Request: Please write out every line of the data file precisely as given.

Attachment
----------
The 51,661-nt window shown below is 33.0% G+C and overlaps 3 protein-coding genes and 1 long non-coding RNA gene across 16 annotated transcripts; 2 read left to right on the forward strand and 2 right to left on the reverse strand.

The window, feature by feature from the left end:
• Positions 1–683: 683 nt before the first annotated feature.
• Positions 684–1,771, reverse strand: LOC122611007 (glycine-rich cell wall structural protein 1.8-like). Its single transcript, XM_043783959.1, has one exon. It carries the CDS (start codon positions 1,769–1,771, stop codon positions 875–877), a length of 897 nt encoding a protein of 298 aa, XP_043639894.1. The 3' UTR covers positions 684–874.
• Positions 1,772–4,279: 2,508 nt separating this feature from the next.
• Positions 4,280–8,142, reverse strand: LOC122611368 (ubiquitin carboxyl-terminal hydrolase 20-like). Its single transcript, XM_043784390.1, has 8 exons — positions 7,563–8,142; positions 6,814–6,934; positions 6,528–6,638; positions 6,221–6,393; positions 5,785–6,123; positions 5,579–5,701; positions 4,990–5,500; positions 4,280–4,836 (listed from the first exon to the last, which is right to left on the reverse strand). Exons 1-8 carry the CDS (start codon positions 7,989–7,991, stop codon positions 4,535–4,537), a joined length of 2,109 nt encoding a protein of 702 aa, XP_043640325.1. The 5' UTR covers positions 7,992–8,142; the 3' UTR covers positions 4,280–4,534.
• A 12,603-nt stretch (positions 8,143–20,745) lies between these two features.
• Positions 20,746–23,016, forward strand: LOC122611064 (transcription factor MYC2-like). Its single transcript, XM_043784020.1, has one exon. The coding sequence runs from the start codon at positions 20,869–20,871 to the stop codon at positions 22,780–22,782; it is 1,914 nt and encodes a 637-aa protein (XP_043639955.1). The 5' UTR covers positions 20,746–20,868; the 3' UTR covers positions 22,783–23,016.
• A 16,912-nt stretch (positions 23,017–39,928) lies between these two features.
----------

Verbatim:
The 51,661-nt window shown below is 33.0% G+C and overlaps 3 protein-coding genes and 1 long non-coding RNA gene across 16 annotated transcripts; 2 read left to right on the forward strand and 2 right to left on the reverse strand.

The window, feature by feature from the left end:
• Positions 1–683: 683 nt before the first annotated feature.
• Positions 684–1,771, reverse strand: LOC122611007 (glycine-rich cell wall structural protein 1.8-like). Its single transcript, XM_043783959.1, has one exon. It carries the CDS (start codon positions 1,769–1,771, stop codon positions 875–877), a length of 897 nt encoding a protein of 298 aa, XP_043639894.1. The 3' UTR covers positions 684–874.
• Positions 1,772–4,279: 2,508 nt separating this feature from the next.
• Positions 4,280–8,142, reverse strand: LOC122611368 (ubiquitin carboxyl-terminal hydrolase 20-like). Its single transcript, XM_043784390.1, has 8 exons — positions 7,563–8,142; positions 6,814–6,934; positions 6,528–6,638; positions 6,221–6,393; positions 5,785–6,123; positions 5,579–5,701; positions 4,990–5,500; positions 4,280–4,836 (listed from the first exon to the last, which is right to left on the reverse strand). Exons 1-8 carry the CDS (start codon positions 7,989–7,991, stop codon positions 4,535–4,537), a joined length of 2,109 nt encoding a protein of 702 aa, XP_043640325.1. The 5' UTR covers positions 7,992–8,142; the 3' UTR covers positions 4,280–4,534.
• A 12,603-nt stretch (positions 8,143–20,745) lies between these two features.
• Positions 20,746–23,016, forward strand: LOC122611064 (transcription factor MYC2-like). Its single transcript, XM_043784020.1, has one exon. The coding sequence runs from the start codon at positions 20,869–20,871 to the stop codon at positions 22,780–22,782; it is 1,914 nt and encodes a 637-aa protein (XP_043639955.1). The 5' UTR covers positions 20,746–20,868; the 3' UTR covers positions 22,783–23,016.
• A 16,912-nt stretch (positions 23,017–39,928) lies between these two features.